McConnell goes on to say that we—the churches of the Anglican Communion, presumably—are stuck with one another:
What makes this moment so painful is that, even as we hurl threats of separation, or lay down conditions, or demand repentance from everyone but ourselves, we know we cannot get away from one another.I have two problem with this. First, I don’t believe The Episcopal Church needs to repent of anything regarding its adoption of same-sex marriage. The decision of the General Convention was long in coming and prayerfully considered. We knew that the decision would upset some primates, but we thought that pleasing God was more important. What, exactly, is the bishop referring to when in the phrase “everyone but ourselves”?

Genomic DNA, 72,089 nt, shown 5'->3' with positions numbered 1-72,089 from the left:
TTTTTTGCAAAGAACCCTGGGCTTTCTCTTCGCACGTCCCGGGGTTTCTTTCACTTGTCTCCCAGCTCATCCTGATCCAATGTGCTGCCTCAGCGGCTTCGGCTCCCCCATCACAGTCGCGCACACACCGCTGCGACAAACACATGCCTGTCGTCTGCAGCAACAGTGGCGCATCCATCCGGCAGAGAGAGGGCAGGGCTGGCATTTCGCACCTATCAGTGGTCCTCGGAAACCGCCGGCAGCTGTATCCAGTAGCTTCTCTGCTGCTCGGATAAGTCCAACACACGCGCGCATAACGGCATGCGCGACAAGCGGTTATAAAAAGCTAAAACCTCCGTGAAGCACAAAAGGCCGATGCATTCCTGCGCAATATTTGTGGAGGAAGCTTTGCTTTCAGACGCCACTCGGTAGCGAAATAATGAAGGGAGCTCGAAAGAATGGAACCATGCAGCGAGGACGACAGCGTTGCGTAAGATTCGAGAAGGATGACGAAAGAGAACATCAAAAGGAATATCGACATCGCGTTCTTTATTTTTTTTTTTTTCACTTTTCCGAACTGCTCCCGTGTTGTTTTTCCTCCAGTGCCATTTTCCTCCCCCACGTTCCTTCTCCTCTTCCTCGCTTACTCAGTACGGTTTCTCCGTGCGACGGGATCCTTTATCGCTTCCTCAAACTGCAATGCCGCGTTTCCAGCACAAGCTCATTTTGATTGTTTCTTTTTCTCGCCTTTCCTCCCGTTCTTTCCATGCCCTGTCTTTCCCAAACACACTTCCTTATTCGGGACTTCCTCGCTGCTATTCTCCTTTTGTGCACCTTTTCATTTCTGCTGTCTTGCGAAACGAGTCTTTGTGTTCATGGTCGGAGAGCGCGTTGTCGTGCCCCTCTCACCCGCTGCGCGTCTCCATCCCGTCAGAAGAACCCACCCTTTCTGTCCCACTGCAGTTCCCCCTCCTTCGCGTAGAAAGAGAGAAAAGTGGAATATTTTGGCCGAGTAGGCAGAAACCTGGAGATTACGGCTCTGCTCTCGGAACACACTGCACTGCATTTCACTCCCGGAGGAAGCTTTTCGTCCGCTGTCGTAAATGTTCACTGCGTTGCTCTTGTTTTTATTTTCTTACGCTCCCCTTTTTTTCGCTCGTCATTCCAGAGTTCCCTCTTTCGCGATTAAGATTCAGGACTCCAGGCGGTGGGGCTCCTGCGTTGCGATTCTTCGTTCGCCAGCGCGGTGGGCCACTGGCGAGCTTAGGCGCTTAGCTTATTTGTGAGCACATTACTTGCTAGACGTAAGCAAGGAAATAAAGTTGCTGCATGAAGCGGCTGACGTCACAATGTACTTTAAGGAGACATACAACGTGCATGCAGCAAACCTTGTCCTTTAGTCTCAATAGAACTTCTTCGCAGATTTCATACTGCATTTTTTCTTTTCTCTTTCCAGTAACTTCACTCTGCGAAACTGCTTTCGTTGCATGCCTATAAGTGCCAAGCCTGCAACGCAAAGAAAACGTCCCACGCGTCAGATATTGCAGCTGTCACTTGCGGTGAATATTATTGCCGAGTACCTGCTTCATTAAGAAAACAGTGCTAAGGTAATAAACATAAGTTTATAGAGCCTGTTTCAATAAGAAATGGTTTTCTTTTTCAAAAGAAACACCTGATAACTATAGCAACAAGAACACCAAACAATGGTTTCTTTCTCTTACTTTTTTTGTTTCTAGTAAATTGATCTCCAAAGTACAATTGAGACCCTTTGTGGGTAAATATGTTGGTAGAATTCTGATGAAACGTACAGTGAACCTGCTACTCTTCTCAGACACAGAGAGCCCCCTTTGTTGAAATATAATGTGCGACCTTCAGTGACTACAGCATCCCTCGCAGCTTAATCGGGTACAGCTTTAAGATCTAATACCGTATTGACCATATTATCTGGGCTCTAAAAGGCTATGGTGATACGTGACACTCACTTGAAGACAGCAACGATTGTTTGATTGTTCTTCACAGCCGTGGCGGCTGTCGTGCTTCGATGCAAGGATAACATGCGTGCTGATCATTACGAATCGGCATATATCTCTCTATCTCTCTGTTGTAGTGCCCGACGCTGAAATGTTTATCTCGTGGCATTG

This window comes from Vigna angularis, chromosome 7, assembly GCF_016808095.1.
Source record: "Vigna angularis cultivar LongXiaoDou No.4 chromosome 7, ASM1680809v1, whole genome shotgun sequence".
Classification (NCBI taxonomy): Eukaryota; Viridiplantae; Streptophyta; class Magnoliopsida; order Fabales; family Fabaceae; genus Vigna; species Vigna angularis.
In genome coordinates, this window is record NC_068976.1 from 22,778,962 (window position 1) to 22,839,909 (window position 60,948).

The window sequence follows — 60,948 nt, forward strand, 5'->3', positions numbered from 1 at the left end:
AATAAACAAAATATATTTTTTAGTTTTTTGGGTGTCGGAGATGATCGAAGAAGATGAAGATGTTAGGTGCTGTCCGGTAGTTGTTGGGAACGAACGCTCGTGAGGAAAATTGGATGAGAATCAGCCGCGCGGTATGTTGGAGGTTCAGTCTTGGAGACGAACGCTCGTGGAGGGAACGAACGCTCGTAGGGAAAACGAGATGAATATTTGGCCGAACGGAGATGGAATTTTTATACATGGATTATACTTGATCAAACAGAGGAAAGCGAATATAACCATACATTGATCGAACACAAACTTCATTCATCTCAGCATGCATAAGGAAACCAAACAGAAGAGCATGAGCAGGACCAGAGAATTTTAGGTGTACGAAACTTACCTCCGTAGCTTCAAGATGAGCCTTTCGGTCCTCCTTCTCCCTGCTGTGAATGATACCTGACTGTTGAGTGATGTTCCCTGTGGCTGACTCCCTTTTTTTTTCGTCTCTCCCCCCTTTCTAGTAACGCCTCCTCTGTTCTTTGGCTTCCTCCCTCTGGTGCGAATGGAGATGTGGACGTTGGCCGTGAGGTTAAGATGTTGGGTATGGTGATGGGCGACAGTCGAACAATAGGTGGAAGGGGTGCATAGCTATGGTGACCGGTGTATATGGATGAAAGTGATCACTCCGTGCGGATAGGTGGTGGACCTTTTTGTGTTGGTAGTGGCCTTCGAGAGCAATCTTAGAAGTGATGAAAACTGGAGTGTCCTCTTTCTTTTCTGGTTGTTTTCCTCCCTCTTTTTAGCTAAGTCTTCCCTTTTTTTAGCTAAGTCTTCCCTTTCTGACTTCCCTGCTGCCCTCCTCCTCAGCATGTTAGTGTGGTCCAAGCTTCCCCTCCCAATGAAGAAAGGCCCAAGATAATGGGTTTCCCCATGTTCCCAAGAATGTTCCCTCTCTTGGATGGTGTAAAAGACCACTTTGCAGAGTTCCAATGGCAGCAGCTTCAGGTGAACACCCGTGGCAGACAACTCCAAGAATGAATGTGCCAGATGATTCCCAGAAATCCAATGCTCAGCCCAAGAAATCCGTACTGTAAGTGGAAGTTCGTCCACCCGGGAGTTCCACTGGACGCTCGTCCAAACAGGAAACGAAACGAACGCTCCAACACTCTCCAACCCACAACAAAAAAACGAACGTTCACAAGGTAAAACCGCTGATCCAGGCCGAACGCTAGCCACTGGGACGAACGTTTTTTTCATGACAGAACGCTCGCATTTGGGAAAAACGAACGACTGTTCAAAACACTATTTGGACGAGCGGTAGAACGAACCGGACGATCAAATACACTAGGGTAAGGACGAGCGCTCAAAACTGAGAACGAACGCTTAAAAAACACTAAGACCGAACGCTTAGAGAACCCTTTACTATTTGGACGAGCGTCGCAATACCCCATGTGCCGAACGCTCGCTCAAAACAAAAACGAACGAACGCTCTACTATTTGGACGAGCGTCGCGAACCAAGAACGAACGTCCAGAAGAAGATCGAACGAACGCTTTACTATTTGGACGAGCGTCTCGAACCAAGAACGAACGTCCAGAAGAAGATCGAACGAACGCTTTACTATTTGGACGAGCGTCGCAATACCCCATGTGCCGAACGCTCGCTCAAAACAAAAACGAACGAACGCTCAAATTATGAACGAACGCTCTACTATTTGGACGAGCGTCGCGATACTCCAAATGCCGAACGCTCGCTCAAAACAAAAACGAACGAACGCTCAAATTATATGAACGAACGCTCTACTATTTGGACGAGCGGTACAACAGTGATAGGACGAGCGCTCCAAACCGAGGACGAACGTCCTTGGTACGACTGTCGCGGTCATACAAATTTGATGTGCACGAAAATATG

Then, there is the matter of Anglican churches’ relationships to one another. Many in the Communion are intent on replacing the traditional bonds of affection with bonds of obligation. But we are stuck with one another only so long as we choose to be. McConnell implies that our connection to the wider Communion is indissoluble. He writes about “the unity of the Cross”—more clergy-speak. But aren’t our bonds of affection with the Evangelical Lutheran Church, say, stronger than those with the Church of Nigeria, Anglican Communion? I see no theological reason why our relationship to Anglican churches should be any more sacred than our relationship to other Christian bodies. (Readers objecting at this point that Anglican churches are interdependent, should read my essay “Mutual Responsibility and Interdependence.”)